Non-Performing Careers in Music
If you’ve ever wondered what it might be like to manage a top recording artist or to mix live sound for the Grammy Awards or direct a music video, stop your wondering.
This section of Artists House is designed to open your mind to the nearly limitless possibilities for non-performing careers in the music industry.
Why would a musician consider a non-performing career in music?
For every thousand talented and qualified musicians, there are only a handful of full-time, good paying jobs for performers. An April 6, 2006 article in the Los Angeles Times titled, "Player’s Prospects," estimated that of the 2,700 music performance majors who graduate from American colleges, conservatories, and universities, there are roughly 160 job openings for which they must compete with hundreds, if not thousands of alumni from the same programs.
So to put it bluntly, a musician actually has a better chance of landing and excelling in a non-performing music career than he or she has to make it to the top as a performer.
Not that having a non-performing music job stops any musician from still playing music and pursuing career opportunities in performance. It’s just that your performance career aspirations take a back seat to establishing a career as a non-performing music professional. The end result is you have food on the table, a roof over your head, a very nice instrument, and leisure time to continue to make music. Not a bad proposition.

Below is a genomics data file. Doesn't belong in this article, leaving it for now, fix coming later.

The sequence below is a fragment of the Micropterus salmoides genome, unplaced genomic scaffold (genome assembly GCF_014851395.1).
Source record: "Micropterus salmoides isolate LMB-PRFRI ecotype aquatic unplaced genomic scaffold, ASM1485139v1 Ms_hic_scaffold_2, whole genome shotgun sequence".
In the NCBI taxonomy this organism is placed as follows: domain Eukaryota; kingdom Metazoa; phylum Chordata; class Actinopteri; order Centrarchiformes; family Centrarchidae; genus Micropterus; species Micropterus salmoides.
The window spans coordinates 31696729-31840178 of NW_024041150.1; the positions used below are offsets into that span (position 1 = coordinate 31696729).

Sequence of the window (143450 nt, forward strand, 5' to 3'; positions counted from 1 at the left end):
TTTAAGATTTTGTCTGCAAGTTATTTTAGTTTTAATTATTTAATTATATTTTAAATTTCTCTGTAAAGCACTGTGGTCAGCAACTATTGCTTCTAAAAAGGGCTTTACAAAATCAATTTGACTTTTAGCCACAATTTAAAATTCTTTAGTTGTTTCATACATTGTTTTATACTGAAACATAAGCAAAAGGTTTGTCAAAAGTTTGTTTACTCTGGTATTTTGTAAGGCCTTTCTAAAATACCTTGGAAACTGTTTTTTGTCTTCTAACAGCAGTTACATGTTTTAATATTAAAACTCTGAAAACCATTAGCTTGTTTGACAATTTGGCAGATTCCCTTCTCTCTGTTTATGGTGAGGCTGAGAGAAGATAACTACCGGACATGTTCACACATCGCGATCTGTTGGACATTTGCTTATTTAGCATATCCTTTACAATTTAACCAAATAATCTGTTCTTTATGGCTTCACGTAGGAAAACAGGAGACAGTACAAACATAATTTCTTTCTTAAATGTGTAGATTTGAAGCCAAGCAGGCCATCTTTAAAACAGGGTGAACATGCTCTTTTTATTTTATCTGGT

The 50-to-1 Rule
Every time you attend a concert or see a new music video on MTV, the spotlight is shining on the artist. He or she is the focal point. But to get to that point of appearing at an arena or on MTV, as many as 50 non-performing music professionals have contributed essential skills, talent, and perspectives to help that artist create his or her success.
A quick sampling of professionals who support a contemporary recording artist include:
OK, there are 31 career tracks, some of which you probably haven’t thought of. You can get the number up above 50 very quickly when you realize that most of the 31 persons on that list have their own assistant or a full staff!
Now that we know there’s a wide range of jobs in music, how do you go about figuring out which ones might be the best fit for you and whether or not you have some of the skills necessary to pursue a specific job?
That’s where the Artists House Careers in Music pages come in. They include a range of resources that will teach you what types of skills are needed for a particular career.
Spend some time looking over the range of career opportunities in this section of the site. One of the easiest ways to do this and learn about the range of information found on this site is to use the keyword list found on the left side of the Careers in Music page. You’ll see a list of words that link to various articles and interviews throughout the site.
Dive in and see what kinds of challenges and responsibilities a music publisher, concert promoter, booking agent, or sound designer experience.
Come back and keep checking out the new interviews and postings that will continue to be added as Artists House Music evolves and grows. After you’ve identified a few possible career paths, then you can dive deeper into the site and begin the work of defining how best to prepare for your career in the music industry.